Lisa Genova is a neuroscientist and a keen observer of the human condition. She brought these two skills wonderfully together in her 2007 novel ‘Still Alice’. This was adapted into a movie of the same name and earned Julianne Moore the 2015 Academy award for her poignant portrayal of Alice who suffered from Alzheimer’s Disease.
As a researcher in neuroscience who doesn’t deal with patients, it is often difficult for me to imagine the reality of people living with the disease. This movie impacted me in a big way and made me appreciate how vital the work, us folks in the lab conduct, really is. The statistics for impending disease burden for dementia are staggering. In the UK, 1 in every 4 people is likely to develop some form of dementia in their lifetime. Which means half of us are likely to care for a first-degree relative with the disease.
‘Still Alice’ is the story of a professor of linguistics, who in a dark twist of fate starts losing her words. Her diagnosis is stark and shocking. She has early onset Alzheimer’s disease, which means she is amongst a rare population of people who carry a defect in one of their genes. This defect renders them extremely susceptible to develop cognitive decline. The impact of this information is devastating not just for her, but also for her family and especially her three children. Alzheimer’s disease is a collection of pathologies, which result in debilitating cognitive decline and eventually the sufferers are unable to care for themselves. The first sign is most famously memory loss, but sometimes the early disease manifests as changes in behaviour, which are not related to memory. It is a disease of the mind, and robs the patient of their personality and the family of their companion.
Alzheimer’s disease is a multi-spectrum disease and the answers to the pathology are unlikely to lie in one molecular mechanism. A large concerted effort needs to occur with solid support from political forces and awareness in the public. The ageing population is on the one hand a great testimonial to the success of medicine and public health policy at keeping people alive for longer and longer; on the other hand, age-related diseases such as Alzheimer’s have reared their ugly head. The solutions lie somewhere ahead in the collective efforts of scientists, clinicians and medical heroes – the patients and families who volunteer to help uncover how to battle this new frontier of medicine.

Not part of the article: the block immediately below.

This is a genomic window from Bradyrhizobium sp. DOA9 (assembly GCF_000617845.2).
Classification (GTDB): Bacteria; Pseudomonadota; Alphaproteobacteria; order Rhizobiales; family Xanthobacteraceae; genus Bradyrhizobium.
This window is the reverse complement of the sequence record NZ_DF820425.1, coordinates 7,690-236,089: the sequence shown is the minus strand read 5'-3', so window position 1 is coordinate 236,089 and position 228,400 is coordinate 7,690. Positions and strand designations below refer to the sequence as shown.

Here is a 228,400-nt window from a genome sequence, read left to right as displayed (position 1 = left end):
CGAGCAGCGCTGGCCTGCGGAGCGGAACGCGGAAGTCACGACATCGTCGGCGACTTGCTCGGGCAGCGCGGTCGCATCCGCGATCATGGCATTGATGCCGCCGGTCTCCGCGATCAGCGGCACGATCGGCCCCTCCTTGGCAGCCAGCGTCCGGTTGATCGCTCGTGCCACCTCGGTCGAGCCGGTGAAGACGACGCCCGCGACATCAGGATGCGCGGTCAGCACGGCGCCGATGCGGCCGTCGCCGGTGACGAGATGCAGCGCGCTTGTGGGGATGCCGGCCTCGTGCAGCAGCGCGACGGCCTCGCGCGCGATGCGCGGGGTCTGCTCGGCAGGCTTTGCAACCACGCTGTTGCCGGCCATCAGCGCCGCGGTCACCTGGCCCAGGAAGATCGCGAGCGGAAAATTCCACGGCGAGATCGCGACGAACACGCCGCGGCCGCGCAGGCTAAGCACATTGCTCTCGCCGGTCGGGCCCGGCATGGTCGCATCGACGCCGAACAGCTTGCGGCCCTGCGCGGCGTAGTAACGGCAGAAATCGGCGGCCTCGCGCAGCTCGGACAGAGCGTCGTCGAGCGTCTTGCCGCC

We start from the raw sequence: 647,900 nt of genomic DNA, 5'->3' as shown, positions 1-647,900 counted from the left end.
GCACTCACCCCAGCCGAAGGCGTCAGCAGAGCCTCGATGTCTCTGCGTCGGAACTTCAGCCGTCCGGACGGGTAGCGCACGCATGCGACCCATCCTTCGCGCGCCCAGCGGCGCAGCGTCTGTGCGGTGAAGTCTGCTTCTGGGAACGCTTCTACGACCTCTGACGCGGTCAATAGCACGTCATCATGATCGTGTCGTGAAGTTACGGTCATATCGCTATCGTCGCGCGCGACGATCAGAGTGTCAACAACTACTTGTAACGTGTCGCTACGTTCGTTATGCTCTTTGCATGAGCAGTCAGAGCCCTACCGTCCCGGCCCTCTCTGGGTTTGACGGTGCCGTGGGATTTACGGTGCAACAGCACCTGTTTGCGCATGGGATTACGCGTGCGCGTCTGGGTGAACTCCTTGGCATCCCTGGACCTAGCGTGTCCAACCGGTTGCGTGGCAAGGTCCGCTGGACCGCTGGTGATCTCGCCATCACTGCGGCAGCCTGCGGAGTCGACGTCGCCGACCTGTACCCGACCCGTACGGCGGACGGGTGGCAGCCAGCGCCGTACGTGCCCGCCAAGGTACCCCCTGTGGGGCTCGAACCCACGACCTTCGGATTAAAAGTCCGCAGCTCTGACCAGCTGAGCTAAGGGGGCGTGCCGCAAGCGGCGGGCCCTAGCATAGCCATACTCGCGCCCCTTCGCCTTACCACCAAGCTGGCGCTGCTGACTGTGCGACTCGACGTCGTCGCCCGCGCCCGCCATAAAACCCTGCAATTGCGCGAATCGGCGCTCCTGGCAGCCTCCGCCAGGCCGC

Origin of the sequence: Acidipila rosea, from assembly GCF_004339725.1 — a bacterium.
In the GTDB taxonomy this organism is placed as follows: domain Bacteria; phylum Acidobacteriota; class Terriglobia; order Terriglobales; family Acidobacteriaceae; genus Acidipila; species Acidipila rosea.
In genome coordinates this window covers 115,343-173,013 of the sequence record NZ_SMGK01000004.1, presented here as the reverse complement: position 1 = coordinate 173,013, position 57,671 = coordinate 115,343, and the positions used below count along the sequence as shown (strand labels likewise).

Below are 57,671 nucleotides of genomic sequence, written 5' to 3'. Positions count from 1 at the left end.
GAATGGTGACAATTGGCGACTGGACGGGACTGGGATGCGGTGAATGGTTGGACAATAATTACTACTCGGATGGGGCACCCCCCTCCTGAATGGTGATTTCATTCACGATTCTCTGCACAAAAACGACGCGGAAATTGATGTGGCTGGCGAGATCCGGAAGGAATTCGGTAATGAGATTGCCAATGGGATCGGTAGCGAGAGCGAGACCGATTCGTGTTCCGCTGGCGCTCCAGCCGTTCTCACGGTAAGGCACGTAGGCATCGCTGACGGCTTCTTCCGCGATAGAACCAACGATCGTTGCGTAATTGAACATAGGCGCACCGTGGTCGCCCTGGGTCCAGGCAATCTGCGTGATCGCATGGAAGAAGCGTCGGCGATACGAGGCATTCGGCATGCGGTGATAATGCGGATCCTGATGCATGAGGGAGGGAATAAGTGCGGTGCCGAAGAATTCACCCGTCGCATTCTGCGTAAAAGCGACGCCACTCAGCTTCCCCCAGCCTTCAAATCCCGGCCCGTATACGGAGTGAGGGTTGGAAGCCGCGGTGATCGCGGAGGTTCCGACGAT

And what of Alice? Now she knows, she has the disease, she knows there is no cure; only palliative and lifestyle changes to manage some of the symptoms and fight to have an independent life as long as possible. And what of her family; her children who must now decide whether to be tested for the gene that Alice carries? And once they know… what will they do with this information? And what of her husband who must learn to live with a changing Alice? Alice, whose professional identity is linked to her intellectual ability, must lose her profession too. How does this family live with dignity and keep the love? These answers don’t lie in the lab or the clinic; they lie in our collective conscience. We have to create a society, which makes things just a little bit easier for families who are living with Alice and Alzheimer’s.
Radha Desai is a neuroscientist who works on mitochondrial dysfunction in neurodegenerative disease.